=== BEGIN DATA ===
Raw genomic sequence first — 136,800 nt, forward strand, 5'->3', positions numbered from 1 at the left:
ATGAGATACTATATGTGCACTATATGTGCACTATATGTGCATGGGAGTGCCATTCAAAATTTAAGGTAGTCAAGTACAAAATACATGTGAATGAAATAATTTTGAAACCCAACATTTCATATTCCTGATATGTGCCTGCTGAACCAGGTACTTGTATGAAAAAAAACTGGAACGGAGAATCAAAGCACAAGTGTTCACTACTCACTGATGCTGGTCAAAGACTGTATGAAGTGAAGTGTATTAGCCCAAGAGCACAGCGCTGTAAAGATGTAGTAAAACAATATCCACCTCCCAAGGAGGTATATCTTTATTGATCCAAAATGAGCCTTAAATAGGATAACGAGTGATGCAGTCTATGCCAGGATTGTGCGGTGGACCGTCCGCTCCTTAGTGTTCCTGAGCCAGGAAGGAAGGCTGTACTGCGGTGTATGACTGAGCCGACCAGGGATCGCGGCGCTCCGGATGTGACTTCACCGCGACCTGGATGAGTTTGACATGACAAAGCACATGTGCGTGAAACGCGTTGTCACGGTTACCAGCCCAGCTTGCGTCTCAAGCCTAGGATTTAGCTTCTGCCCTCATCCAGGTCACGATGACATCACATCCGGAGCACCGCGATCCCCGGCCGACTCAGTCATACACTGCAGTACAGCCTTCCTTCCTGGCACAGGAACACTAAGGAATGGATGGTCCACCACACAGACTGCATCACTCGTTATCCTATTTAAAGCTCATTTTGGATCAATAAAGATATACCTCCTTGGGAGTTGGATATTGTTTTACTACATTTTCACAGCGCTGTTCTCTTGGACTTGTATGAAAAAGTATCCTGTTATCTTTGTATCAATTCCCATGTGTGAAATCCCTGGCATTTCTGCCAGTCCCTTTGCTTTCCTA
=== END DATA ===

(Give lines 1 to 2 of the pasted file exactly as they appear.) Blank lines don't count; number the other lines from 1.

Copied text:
Raw genomic sequence first — 136,800 nt, forward strand, 5'->3', positions numbered from 1 at the left:
ATGAGATACTATATGTGCACTATATGTGCACTATATGTGCATGGGAGTGCCATTCAAAATTTAAGGTAGTCAAGTACAAAATACATGTGAATGAAATAATTTTGAAACCCAACATTTCATATTCCTGATATGTGCCTGCTGAACCAGGTACTTGTATGAAAAAAAACTGGAACGGAGAATCAAAGCACAAGTGTTCACTACTCACTGATGCTGGTCAAAGACTGTATGAAGTGAAGTGTATTAGCCCAAGAGCACAGCGCTGTAAAGATGTAGTAAAACAATATCCACCTCCCAAGGAGGTATATCTTTATTGATCCAAAATGAGCCTTAAATAGGATAACGAGTGATGCAGTCTATGCCAGGATTGTGCGGTGGACCGTCCGCTCCTTAGTGTTCCTGAGCCAGGAAGGAAGGCTGTACTGCGGTGTATGACTGAGCCGACCAGGGATCGCGGCGCTCCGGATGTGACTTCACCGCGACCTGGATGAGTTTGACATGACAAAGCACATGTGCGTGAAACGCGTTGTCACGGTTACCAGCCCAGCTTGCGTCTCAAGCCTAGGATTTAGCTTCTGCCCTCATCCAGGTCACGATGACATCACATCCGGAGCACCGCGATCCCCGGCCGACTCAGTCATACACTGCAGTACAGCCTTCCTTCCTGGCACAGGAACACTAAGGAATGGATGGTCCACCACACAGACTGCATCACTCGTTATCCTATTTAAAGCTCATTTTGGATCAATAAAGATATACCTCCTTGGGAGTTGGATATTGTTTTACTACATTTTCACAGCGCTGTTCTCTTGGACTTGTATGAAAAAGTATCCTGTTATCTTTGTATCAATTCCCATGTGTGAAATCCCTGGCATTTCTGCCAGTCCCTTTGCTTTCCTA